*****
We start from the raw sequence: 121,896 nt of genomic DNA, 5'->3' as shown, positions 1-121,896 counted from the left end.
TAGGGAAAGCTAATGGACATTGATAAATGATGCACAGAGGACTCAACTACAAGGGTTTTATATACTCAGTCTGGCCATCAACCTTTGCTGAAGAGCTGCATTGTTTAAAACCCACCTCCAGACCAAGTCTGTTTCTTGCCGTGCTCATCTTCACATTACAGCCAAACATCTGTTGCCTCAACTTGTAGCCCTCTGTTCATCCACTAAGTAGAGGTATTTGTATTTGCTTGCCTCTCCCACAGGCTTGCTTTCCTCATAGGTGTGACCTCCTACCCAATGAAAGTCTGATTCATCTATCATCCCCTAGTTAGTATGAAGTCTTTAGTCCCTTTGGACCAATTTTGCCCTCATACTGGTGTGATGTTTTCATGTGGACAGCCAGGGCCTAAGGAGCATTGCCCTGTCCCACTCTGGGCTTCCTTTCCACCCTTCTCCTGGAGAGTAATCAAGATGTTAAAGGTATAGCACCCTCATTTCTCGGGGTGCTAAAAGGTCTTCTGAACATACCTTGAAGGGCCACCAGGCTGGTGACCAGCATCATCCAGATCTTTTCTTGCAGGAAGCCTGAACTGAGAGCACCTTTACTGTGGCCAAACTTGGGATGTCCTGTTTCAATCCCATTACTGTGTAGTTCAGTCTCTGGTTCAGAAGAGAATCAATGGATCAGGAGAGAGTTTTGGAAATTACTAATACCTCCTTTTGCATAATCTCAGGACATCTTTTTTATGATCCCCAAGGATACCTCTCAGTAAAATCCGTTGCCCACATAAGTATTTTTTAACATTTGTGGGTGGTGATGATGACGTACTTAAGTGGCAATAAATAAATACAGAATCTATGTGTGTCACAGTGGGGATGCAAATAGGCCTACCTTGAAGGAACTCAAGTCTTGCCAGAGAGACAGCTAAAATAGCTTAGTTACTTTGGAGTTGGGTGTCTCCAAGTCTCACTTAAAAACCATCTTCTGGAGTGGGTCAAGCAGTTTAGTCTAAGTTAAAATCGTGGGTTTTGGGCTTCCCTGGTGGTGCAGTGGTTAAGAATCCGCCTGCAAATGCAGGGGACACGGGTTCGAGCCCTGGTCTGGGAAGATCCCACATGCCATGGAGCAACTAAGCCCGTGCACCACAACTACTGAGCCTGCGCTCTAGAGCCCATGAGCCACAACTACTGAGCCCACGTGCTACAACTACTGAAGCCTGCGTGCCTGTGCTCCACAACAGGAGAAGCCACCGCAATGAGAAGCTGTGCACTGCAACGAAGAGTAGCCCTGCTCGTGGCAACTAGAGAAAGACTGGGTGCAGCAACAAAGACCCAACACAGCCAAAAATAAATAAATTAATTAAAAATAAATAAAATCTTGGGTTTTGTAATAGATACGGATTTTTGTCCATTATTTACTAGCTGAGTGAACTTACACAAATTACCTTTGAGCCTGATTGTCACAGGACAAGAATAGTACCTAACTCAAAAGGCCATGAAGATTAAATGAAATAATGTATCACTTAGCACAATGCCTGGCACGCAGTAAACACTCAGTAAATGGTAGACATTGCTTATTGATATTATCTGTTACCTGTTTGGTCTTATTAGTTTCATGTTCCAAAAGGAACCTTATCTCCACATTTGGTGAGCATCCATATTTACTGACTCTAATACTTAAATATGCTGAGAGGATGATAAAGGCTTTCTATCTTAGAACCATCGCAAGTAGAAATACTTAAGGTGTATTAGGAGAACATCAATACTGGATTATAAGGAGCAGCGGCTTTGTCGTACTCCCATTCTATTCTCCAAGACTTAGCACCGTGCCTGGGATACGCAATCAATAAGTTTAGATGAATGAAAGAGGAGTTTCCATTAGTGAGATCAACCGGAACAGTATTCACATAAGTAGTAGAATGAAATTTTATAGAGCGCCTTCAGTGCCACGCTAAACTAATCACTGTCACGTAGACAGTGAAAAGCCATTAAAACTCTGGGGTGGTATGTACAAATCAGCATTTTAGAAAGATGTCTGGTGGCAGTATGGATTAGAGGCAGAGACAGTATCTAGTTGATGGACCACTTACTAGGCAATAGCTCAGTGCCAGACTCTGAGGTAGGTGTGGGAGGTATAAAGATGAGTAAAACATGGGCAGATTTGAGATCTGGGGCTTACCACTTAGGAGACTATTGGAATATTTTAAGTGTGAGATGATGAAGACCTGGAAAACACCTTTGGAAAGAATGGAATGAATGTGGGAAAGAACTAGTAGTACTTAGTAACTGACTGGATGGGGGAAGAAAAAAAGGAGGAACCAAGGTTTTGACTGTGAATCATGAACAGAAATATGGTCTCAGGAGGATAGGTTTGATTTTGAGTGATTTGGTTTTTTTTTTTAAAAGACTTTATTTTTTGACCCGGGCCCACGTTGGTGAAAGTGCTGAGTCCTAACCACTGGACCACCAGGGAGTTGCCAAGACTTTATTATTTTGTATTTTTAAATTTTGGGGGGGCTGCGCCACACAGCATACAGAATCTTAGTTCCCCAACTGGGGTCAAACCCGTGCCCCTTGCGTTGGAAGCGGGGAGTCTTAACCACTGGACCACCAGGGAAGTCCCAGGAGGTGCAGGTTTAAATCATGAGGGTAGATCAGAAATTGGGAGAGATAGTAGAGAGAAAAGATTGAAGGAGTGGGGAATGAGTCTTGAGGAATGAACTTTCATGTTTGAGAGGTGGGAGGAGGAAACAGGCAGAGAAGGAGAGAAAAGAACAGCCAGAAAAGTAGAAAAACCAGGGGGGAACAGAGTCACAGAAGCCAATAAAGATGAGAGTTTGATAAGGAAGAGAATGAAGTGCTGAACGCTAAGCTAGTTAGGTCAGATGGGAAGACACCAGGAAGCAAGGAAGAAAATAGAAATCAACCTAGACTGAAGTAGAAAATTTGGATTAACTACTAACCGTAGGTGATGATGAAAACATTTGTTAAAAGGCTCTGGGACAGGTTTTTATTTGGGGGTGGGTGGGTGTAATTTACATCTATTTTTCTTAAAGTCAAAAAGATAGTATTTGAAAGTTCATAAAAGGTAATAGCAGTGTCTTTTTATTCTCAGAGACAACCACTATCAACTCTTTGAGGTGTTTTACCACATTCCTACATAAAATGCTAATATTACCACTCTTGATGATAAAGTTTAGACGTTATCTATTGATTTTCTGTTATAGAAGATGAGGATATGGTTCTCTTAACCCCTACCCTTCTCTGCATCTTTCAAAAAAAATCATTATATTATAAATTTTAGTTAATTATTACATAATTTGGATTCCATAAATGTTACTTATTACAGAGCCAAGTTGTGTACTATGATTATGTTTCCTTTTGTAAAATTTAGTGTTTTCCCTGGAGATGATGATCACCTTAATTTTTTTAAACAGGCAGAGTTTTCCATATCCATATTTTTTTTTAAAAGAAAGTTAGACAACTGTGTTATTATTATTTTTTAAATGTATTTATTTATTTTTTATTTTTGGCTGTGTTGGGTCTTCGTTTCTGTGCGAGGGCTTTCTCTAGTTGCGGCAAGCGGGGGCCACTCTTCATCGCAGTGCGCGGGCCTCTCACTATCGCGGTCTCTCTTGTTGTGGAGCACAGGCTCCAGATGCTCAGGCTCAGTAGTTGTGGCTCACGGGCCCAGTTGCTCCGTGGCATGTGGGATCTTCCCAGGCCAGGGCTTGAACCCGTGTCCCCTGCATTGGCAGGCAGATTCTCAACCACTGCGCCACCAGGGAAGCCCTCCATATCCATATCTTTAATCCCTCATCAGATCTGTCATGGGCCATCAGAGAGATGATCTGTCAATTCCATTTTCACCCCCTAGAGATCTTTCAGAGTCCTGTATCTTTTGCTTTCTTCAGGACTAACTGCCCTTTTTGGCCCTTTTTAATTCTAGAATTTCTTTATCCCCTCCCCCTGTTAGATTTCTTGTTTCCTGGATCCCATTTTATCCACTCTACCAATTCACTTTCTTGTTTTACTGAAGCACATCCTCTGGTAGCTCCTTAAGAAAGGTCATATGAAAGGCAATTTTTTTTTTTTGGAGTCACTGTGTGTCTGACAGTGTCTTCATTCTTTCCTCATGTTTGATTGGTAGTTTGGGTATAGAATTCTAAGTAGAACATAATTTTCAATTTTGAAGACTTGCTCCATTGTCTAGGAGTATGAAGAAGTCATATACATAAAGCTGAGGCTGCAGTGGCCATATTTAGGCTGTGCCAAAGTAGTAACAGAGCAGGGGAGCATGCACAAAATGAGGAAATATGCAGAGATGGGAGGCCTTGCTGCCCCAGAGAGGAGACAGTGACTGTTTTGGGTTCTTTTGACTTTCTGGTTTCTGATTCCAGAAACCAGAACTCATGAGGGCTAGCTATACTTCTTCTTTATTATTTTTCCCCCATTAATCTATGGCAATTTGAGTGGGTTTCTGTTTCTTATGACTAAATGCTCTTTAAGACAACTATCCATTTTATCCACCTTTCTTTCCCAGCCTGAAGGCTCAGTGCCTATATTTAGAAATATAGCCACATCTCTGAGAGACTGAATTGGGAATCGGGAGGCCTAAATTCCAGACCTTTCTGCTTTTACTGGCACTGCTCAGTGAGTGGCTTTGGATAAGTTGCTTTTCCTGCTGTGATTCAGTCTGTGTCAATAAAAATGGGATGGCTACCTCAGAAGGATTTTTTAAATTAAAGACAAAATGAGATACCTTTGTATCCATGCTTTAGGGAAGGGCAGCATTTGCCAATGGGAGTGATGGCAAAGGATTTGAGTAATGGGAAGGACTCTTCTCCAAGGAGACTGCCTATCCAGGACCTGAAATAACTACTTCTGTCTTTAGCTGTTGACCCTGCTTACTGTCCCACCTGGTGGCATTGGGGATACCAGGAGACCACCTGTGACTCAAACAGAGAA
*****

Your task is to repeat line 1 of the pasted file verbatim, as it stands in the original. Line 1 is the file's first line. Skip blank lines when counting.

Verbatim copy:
We start from the raw sequence: 121,896 nt of genomic DNA, 5'->3' as shown, positions 1-121,896 counted from the left end.